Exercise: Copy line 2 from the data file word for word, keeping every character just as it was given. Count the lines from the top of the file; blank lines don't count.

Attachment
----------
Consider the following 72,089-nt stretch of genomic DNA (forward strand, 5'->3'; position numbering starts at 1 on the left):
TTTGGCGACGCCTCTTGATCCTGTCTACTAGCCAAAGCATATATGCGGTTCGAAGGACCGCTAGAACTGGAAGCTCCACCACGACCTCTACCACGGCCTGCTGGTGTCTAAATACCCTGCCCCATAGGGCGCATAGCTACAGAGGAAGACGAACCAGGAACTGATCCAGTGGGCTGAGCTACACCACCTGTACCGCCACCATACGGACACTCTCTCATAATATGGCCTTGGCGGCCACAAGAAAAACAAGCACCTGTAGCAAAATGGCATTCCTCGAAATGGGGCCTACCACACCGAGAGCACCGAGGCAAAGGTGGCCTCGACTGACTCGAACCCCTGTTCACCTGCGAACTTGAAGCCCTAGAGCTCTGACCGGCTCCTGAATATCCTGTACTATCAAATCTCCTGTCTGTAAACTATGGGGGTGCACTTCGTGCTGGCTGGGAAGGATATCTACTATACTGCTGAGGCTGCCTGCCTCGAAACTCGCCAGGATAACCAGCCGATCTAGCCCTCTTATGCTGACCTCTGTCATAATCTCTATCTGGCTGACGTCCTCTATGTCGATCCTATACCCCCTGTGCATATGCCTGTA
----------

TTTGGCGACGCCTCTTGATCCTGTCTACTAGCCAAAGCATATATGCGGTTCGAAGGACCGCTAGAACTGGAAGCTCCACCACGACCTCTACCACGGCCTGCTGGTGTCTAAATACCCTGCCCCATAGGGCGCATAGCTACAGAGGAAGACGAACCAGGAACTGATCCAGTGGGCTGAGCTACACCACCTGTACCGCCACCATACGGACACTCTCTCATAATATGGCCTTGGCGGCCACAAGAAAAACAAGCACCTGTAGCAAAATGGCATTCCTCGAAATGGGGCCTACCACACCGAGAGCACCGAGGCAAAGGTGGCCTCGACTGACTCGAACCCCTGTTCACCTGCGAACTTGAAGCCCTAGAGCTCTGACCGGCTCCTGAATATCCTGTACTATCAAATCTCCTGTCTGTAAACTATGGGGGTGCACTTCGTGCTGGCTGGGAAGGATATCTACTATACTGCTGAGGCTGCCTGCCTCGAAACTCGCCAGGATAACCAGCCGATCTAGCCCTCTTATGCTGACCTCTGTCATAATCTCTATCTGGCTGACGTCCTCTATGTCGATCCTATACCCCCTGTGCATATGCCTGTA